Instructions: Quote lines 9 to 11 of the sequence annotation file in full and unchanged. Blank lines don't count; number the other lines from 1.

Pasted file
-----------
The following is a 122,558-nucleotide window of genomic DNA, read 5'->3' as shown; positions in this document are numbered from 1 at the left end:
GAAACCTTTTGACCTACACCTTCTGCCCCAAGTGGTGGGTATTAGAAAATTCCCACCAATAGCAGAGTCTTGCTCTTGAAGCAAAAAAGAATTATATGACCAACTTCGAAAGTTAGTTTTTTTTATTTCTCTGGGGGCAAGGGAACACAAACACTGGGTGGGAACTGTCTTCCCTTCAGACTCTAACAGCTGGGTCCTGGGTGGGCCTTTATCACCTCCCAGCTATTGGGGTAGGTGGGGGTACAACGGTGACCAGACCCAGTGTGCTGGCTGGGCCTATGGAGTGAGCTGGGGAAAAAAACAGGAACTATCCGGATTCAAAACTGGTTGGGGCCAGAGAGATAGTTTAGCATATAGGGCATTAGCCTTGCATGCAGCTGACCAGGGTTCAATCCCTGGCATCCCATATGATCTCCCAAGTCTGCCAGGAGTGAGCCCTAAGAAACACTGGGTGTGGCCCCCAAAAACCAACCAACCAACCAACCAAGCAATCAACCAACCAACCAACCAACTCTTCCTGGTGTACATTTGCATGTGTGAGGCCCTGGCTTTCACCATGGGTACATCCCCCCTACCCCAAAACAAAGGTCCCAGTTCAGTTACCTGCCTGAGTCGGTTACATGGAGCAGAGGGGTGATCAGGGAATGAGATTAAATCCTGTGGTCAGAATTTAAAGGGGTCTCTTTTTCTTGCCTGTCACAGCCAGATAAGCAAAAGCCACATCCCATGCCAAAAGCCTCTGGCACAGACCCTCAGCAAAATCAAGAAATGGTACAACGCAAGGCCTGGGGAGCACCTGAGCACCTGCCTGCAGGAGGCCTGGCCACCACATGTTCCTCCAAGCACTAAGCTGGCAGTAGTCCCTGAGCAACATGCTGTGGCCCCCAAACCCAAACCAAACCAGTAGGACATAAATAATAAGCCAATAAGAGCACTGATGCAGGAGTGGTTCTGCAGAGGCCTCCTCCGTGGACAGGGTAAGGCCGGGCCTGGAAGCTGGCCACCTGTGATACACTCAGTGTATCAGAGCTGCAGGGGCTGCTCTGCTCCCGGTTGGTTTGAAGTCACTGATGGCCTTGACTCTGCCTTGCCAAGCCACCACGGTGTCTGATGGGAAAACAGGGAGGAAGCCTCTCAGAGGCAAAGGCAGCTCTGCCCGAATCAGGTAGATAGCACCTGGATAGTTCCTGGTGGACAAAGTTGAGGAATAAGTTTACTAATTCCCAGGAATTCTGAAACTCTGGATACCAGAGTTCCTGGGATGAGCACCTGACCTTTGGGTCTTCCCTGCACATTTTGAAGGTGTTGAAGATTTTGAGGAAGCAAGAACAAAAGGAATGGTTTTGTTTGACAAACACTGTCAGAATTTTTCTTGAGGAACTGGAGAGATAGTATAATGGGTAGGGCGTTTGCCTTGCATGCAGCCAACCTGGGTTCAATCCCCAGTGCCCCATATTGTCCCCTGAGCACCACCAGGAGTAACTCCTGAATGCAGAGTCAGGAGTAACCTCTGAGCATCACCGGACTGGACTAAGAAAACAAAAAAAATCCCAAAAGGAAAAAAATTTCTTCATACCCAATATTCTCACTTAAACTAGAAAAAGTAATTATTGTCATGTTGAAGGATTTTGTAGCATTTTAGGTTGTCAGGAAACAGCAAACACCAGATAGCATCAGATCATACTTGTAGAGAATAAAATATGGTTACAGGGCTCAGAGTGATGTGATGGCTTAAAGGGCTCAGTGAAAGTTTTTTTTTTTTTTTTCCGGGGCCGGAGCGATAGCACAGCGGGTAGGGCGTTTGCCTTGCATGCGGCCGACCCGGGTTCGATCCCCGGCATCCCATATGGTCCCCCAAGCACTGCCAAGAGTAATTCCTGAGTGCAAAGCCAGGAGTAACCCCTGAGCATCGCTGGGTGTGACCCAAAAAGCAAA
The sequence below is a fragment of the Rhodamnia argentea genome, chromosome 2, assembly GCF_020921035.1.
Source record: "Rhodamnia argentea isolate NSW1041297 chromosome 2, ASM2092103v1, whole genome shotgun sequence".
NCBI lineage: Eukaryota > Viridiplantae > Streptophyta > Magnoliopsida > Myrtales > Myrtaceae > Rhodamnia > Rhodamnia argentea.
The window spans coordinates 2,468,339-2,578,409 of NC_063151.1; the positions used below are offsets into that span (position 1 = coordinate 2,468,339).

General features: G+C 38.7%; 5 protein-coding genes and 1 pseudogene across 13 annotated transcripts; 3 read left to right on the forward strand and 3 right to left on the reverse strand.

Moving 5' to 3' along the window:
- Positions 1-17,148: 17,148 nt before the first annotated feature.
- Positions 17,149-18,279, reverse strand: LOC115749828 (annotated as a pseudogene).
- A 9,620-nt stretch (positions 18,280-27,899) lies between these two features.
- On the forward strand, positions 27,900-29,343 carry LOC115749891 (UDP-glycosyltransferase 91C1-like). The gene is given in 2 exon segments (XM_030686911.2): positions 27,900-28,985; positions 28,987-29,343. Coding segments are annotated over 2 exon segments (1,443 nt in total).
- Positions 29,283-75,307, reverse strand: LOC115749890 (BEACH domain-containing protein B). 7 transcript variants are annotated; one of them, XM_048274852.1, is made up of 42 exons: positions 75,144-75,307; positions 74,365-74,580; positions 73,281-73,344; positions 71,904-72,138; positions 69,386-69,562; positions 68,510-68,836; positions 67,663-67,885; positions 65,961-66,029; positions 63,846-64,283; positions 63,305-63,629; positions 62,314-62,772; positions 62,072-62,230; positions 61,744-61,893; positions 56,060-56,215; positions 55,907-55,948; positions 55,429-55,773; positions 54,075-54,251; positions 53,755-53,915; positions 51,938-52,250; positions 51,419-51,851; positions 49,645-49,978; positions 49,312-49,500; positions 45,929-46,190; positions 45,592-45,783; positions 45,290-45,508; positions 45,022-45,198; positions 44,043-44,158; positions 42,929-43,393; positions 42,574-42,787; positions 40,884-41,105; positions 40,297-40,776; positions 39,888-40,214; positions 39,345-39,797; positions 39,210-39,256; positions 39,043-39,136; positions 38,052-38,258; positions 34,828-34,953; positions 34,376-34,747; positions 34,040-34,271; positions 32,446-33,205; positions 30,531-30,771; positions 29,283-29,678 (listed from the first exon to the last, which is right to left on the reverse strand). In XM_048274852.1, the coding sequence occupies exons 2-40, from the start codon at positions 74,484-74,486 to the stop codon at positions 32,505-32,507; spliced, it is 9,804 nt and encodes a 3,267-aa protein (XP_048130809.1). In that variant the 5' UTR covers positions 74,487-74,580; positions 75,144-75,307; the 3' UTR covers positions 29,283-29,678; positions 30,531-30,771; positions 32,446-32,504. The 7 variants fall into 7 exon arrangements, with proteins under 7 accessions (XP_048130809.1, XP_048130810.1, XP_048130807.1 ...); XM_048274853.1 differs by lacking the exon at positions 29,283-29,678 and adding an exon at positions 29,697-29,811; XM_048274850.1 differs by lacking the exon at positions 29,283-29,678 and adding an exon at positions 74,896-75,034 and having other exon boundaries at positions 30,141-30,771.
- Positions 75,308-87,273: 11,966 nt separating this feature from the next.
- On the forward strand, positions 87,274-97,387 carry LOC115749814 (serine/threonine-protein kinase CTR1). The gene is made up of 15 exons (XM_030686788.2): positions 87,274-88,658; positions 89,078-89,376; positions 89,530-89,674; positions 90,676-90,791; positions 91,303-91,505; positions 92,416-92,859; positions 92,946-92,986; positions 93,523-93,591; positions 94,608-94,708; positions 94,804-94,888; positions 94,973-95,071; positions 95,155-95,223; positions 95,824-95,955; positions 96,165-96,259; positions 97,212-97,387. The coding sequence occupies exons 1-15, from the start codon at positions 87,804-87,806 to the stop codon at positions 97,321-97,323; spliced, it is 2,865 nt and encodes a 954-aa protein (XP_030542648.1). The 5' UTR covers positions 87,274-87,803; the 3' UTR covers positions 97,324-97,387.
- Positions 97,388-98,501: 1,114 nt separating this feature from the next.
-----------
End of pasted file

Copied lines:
- Positions 1-17,148: 17,148 nt before the first annotated feature.
- Positions 17,149-18,279, reverse strand: LOC115749828 (annotated as a pseudogene).
- A 9,620-nt stretch (positions 18,280-27,899) lies between these two features.